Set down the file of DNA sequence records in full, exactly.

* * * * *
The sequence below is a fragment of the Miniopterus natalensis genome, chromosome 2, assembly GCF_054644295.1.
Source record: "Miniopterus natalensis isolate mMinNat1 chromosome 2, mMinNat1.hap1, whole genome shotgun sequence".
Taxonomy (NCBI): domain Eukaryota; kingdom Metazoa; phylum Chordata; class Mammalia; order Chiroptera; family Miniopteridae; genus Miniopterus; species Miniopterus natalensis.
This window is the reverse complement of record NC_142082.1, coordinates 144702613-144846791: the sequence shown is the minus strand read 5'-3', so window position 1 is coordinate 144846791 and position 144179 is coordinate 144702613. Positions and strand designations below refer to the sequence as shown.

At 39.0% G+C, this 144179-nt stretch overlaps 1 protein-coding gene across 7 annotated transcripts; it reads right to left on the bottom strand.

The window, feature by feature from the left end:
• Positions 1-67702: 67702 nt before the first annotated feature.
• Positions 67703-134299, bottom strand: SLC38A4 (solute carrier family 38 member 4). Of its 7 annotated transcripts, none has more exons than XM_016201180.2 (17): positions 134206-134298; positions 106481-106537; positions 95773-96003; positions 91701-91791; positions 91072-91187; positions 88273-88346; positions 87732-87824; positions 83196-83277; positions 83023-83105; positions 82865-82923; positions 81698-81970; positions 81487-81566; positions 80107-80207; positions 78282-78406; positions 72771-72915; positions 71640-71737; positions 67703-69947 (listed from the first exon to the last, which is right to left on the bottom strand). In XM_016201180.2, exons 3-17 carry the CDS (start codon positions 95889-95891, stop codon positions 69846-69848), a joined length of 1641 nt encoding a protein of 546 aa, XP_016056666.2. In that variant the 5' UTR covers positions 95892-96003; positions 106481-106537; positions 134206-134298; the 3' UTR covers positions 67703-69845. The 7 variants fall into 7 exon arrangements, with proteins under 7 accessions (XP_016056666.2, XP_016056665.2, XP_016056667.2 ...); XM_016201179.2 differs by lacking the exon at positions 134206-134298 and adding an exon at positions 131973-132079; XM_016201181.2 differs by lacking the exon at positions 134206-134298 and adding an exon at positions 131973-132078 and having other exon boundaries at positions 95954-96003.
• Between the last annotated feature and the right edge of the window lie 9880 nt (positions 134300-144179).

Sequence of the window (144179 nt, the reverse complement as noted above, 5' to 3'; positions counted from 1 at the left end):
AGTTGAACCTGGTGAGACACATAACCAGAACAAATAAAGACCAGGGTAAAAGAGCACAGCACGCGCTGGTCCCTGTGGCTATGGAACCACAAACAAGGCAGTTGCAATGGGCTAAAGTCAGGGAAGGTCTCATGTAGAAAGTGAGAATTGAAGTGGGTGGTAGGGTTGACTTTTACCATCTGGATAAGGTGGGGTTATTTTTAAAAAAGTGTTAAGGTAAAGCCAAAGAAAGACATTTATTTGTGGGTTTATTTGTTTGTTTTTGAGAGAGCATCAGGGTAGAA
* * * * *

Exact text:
The sequence below is a fragment of the Miniopterus natalensis genome, chromosome 2, assembly GCF_054644295.1.
Source record: "Miniopterus natalensis isolate mMinNat1 chromosome 2, mMinNat1.hap1, whole genome shotgun sequence".
Taxonomy (NCBI): domain Eukaryota; kingdom Metazoa; phylum Chordata; class Mammalia; order Chiroptera; family Miniopteridae; genus Miniopterus; species Miniopterus natalensis.
This window is the reverse complement of record NC_142082.1, coordinates 144702613-144846791: the sequence shown is the minus strand read 5'-3', so window position 1 is coordinate 144846791 and position 144179 is coordinate 144702613. Positions and strand designations below refer to the sequence as shown.

At 39.0% G+C, this 144179-nt stretch overlaps 1 protein-coding gene across 7 annotated transcripts; it reads right to left on the bottom strand.

The window, feature by feature from the left end:
• Positions 1-67702: 67702 nt before the first annotated feature.
• Positions 67703-134299, bottom strand: SLC38A4 (solute carrier family 38 member 4). Of its 7 annotated transcripts, none has more exons than XM_016201180.2 (17): positions 134206-134298; positions 106481-106537; positions 95773-96003; positions 91701-91791; positions 91072-91187; positions 88273-88346; positions 87732-87824; positions 83196-83277; positions 83023-83105; positions 82865-82923; positions 81698-81970; positions 81487-81566; positions 80107-80207; positions 78282-78406; positions 72771-72915; positions 71640-71737; positions 67703-69947 (listed from the first exon to the last, which is right to left on the bottom strand). In XM_016201180.2, exons 3-17 carry the CDS (start codon positions 95889-95891, stop codon positions 69846-69848), a joined length of 1641 nt encoding a protein of 546 aa, XP_016056666.2. In that variant the 5' UTR covers positions 95892-96003; positions 106481-106537; positions 134206-134298; the 3' UTR covers positions 67703-69845. The 7 variants fall into 7 exon arrangements, with proteins under 7 accessions (XP_016056666.2, XP_016056665.2, XP_016056667.2 ...); XM_016201179.2 differs by lacking the exon at positions 134206-134298 and adding an exon at positions 131973-132079; XM_016201181.2 differs by lacking the exon at positions 134206-134298 and adding an exon at positions 131973-132078 and having other exon boundaries at positions 95954-96003.
• Between the last annotated feature and the right edge of the window lie 9880 nt (positions 134300-144179).

Sequence of the window (144179 nt, the reverse complement as noted above, 5' to 3'; positions counted from 1 at the left end):
AGTTGAACCTGGTGAGACACATAACCAGAACAAATAAAGACCAGGGTAAAAGAGCACAGCACGCGCTGGTCCCTGTGGCTATGGAACCACAAACAAGGCAGTTGCAATGGGCTAAAGTCAGGGAAGGTCTCATGTAGAAAGTGAGAATTGAAGTGGGTGGTAGGGTTGACTTTTACCATCTGGATAAGGTGGGGTTATTTTTAAAAAAGTGTTAAGGTAAAGCCAAAGAAAGACATTTATTTGTGGGTTTATTTGTTTGTTTTTGAGAGAGCATCAGGGTAGAA